. And that for such as these Christ should die, is a mystery; no other such an instance of love is known, so that it may well be the employment of eternity to adore and wonder at it. Again; what idea had the apostle when he supposed the case of some one dying for a righteous man? And yet he only put it as a thing that might be. Was it not the undergoing this suffering, that the person intended to be benefitted might be released therefrom? But from what are believers in Christ released by his death? Not from bodily death; for that they all do and must endure. The evil, from which the deliverance could be effected only in this astonishing manner, must be more dreadful than natural death. There is no evil, to which the argument can be applied, except that which the apostle actually affirms, sin, and wrath, the punishment of sin, determined by the unerring justice of God. And if, by Divine grace, they were thus brought to repent, and to believe in Christ, and thus were justified by the price of his bloodshedding, and by faith in that atonement, much more through Him who died for them and rose again, would they be kept from falling under the power of sin and Satan, or departing finally from him. The living Lord of all, will complete the purpose of his dying love, by saving all true believers to the uttermost. Having such a pledge of salvation in the love of God through Christ, the apostle declared that believers not only rejoiced in the hope of heaven, and even in their tribulations for Christ's sake, but they gloried in God also, as their unchangeable Friend and all-sufficient Portion, through Christ only. 12
The design of what follows is plain. It is to exalt our views respecting the blessings Christ has procured for us, by comparing them with the evil which followed upon the fall of our first father; and by showing that these blessings not only extend to the removal of these evils, but far beyond. Adam sinning, his nature became guilty and corrupted, and so came to his children. Thus in him all have sinned. And death is by sin; for death is the wages of sin. Then entered all that misery which is the due desert of sin; temporal, spiritual, eternal death. If Adam had not sinned, he had not died; but a sentence of death was passed, as upon a criminal; it passed through all men, as an infectious disease that none escape. In proof of our union with Adam, and our part in his first transgression, observe, that sin prevailed in the world, for many ages before the giving of the law by Moses. And death reigned in that long time, not only over adults who wilfully sinned, but also over multitudes of infants, which shows that they had fallen in Adam under condemnation, and that the sin of Adam extended to all his posterity. He was a figure or type of Him that was to come as Surety of a new covenant, for all who are related to Him. 15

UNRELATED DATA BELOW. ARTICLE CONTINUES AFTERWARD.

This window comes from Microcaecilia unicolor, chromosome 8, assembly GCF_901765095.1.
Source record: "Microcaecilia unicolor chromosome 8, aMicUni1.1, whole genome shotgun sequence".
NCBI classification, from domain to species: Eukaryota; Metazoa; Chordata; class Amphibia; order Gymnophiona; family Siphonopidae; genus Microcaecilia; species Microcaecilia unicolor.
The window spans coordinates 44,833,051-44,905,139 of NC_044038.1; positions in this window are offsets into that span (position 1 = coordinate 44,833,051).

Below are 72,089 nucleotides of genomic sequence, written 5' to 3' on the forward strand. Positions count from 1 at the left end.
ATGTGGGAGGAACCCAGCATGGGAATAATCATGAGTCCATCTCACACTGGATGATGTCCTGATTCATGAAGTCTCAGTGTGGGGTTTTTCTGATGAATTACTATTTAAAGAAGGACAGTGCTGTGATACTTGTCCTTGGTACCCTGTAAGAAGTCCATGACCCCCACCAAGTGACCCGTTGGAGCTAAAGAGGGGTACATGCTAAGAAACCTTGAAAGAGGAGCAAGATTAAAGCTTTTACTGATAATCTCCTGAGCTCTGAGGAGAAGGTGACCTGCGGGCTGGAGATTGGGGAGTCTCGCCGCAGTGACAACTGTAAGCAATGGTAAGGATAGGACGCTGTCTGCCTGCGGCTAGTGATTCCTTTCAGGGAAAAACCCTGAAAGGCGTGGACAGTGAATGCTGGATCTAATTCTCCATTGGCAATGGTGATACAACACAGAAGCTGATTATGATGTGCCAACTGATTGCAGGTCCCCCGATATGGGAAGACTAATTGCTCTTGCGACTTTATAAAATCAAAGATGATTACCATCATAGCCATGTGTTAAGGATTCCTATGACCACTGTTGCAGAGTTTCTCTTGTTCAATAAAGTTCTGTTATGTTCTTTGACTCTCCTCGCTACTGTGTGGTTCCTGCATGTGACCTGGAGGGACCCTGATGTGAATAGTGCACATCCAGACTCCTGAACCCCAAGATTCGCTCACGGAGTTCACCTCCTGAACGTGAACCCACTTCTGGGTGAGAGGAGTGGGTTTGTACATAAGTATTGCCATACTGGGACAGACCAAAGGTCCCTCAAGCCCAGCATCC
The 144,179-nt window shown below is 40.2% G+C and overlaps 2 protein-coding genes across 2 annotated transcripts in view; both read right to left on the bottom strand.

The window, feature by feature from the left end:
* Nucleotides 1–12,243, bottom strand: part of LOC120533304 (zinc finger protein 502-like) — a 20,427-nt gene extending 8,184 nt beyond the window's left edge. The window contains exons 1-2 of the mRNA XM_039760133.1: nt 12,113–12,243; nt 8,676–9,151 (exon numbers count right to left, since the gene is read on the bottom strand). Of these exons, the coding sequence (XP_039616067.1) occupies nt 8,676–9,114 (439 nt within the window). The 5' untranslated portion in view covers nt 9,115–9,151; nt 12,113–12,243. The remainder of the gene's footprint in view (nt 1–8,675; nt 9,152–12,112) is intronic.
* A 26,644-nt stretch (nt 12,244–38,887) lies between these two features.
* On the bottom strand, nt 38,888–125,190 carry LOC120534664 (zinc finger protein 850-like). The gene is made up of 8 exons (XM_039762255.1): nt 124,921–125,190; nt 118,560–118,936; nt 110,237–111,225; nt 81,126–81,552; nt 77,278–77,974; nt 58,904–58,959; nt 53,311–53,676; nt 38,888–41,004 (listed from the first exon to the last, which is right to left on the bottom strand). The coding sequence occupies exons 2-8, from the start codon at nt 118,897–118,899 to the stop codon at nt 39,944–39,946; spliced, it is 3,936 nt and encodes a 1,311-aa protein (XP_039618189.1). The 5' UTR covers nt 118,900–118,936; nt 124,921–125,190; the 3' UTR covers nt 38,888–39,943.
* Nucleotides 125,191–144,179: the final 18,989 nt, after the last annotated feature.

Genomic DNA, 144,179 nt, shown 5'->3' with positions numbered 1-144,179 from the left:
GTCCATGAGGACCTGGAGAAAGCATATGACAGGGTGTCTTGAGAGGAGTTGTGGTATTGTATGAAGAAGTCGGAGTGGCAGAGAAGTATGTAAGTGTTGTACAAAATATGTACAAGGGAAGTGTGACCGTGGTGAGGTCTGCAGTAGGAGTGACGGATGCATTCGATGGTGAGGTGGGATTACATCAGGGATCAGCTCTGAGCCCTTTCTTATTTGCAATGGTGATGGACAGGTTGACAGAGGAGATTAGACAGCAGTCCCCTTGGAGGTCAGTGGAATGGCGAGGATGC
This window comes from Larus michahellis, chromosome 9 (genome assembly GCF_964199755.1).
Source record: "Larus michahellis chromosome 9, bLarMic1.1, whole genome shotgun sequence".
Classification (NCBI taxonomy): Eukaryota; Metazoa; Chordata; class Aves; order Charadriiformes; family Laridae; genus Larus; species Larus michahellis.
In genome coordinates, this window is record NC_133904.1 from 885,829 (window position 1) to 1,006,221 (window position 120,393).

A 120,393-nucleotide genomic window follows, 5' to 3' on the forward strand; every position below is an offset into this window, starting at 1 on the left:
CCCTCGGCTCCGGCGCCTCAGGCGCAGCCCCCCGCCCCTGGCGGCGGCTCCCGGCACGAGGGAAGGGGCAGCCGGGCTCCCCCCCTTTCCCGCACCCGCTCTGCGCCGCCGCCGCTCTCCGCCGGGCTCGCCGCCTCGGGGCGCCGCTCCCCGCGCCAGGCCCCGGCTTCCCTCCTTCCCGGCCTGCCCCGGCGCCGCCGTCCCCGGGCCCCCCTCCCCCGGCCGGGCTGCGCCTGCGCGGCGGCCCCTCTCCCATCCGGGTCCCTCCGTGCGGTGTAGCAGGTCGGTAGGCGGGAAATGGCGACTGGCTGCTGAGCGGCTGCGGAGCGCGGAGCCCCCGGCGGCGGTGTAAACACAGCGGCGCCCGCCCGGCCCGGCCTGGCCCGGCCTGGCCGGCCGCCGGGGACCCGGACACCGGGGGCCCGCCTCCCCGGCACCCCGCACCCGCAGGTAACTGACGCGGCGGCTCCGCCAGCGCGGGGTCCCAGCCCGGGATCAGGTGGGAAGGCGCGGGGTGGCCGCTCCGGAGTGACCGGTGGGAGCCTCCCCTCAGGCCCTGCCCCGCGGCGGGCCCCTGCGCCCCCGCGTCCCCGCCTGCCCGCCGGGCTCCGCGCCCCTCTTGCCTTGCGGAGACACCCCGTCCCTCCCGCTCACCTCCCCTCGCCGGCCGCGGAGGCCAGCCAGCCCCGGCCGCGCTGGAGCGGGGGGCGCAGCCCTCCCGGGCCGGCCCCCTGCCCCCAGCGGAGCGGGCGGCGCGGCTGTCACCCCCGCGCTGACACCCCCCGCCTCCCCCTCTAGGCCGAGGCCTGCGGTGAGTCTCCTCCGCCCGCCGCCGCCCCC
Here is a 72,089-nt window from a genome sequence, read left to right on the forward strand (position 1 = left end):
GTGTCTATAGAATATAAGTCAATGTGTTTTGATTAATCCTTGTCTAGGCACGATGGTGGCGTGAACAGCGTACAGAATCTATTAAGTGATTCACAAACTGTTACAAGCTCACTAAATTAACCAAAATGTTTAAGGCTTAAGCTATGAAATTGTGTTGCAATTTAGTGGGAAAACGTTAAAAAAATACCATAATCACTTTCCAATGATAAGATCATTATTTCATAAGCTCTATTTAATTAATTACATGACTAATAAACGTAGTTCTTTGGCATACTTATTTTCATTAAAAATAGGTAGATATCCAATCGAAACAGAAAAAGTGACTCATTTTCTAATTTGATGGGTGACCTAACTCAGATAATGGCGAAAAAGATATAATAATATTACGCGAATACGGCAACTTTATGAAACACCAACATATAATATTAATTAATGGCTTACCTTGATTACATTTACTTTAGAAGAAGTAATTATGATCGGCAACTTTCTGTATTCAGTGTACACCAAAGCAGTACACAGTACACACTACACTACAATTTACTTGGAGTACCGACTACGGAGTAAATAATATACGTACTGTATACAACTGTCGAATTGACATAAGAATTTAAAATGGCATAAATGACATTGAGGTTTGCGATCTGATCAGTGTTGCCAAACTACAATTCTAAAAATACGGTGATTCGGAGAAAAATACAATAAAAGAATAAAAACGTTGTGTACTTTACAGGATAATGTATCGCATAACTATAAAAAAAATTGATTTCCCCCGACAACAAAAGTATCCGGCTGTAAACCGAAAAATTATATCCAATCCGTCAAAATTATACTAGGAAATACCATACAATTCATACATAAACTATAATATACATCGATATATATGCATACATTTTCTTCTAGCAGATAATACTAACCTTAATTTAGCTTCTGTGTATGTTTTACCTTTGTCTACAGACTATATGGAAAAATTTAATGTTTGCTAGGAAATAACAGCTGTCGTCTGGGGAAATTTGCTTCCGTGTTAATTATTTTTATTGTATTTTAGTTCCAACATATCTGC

Through one man's offence, all mankind are exposed to eternal condemnation. But the grace and mercy of God, and the free gift of righteousness and salvation, are through Jesus Christ, as man: yet the Lord from heaven has brought the multitude of believers into a more safe and exalted state than that from which they fell in Adam. This free gift did not place them anew in a state of trial, but fixed them in a state of justification, as Adam would have been placed, had he stood. Notwithstanding the differences, there is a striking similarity. As by the offence of one, sin and death prevailed to the condemnation of all men, so by the righteousness of one, grace prevailed to the justification of all related to Christ by faith. Through the grace of God, the gift by grace has abounded to many through Christ; yet multitudes choose to remain under the dominion of sin and death, rather than to apply for the blessings of the reign of grace. But Christ will in nowise cast out any who are willing to come to him. 20
By Christ and his righteousness, we have more and greater privileges than we lost by the offence of Adam. The moral law showed that many thoughts, tempers, words, and actions, were sinful, thus transgressions were multiplied. Not making sin to abound the more, but discovering the sinfulness of it, even as the letting in a clearer light into a room, discovers the dust and filth which were there before, but were not seen. The sin of Adam, and the effect of corruption in us, are the abounding of that offence which appeared on the entrance of the law. And the terrors of the law make gospel comforts the more sweet. Thus God the Holy Spirit has, by the blessed apostle, delivered to us a most important truth, full of consolation, suited to our need as sinners. Whatever one may have above another, every man is a sinner against God, stands condemned by the law, and needs pardon. A righteousness that is to justify cannot be made up of a mixture of sin and holiness. There can be no title to an eternal reward without a pure and spotless righteousness: let us look for it, even to the righteousness of Christ.